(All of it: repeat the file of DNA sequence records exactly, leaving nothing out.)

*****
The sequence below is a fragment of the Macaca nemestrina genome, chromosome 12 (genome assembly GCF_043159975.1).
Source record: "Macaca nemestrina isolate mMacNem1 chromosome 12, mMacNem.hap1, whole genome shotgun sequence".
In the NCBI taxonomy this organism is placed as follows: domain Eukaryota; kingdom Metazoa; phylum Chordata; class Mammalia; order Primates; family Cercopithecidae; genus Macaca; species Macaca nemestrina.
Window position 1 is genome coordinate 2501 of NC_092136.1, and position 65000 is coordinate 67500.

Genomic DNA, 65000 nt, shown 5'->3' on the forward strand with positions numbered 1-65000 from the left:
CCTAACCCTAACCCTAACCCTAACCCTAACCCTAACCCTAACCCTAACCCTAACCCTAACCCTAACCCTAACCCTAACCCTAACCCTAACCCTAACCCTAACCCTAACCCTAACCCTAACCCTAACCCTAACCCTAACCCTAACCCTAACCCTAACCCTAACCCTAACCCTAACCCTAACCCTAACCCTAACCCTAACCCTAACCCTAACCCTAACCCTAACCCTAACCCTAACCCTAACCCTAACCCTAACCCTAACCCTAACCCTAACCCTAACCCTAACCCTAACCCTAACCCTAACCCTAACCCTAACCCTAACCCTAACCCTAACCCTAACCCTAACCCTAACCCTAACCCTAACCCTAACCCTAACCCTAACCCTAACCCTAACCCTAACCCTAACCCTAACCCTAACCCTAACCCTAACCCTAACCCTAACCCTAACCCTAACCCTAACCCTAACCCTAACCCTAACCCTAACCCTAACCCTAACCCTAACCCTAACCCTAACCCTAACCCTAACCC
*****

The sequence below is a fragment of the Macaca nemestrina genome, chromosome 12 (genome assembly GCF_043159975.1).
Source record: "Macaca nemestrina isolate mMacNem1 chromosome 12, mMacNem.hap1, whole genome shotgun sequence".
In the NCBI taxonomy this organism is placed as follows: domain Eukaryota; kingdom Metazoa; phylum Chordata; class Mammalia; order Primates; family Cercopithecidae; genus Macaca; species Macaca nemestrina.
Window position 1 is genome coordinate 2501 of NC_092136.1, and position 65000 is coordinate 67500.

Genomic DNA, 65000 nt, shown 5'->3' on the forward strand with positions numbered 1-65000 from the left:
CCTAACCCTAACCCTAACCCTAACCCTAACCCTAACCCTAACCCTAACCCTAACCCTAACCCTAACCCTAACCCTAACCCTAACCCTAACCCTAACCCTAACCCTAACCCTAACCCTAACCCTAACCCTAACCCTAACCCTAACCCTAACCCTAACCCTAACCCTAACCCTAACCCTAACCCTAACCCTAACCCTAACCCTAACCCTAACCCTAACCCTAACCCTAACCCTAACCCTAACCCTAACCCTAACCCTAACCCTAACCCTAACCCTAACCCTAACCCTAACCCTAACCCTAACCCTAACCCTAACCCTAACCCTAACCCTAACCCTAACCCTAACCCTAACCCTAACCCTAACCCTAACCCTAACCCTAACCCTAACCCTAACCCTAACCCTAACCCTAACCCTAACCCTAACCCTAACCCTAACCCTAACCCTAACCCTAACCCTAACCCTAACCCTAACCCTAACCCTAACCCTAACCCTAACCCTAACCCTAACCCTAACCCTAACCCTAACCC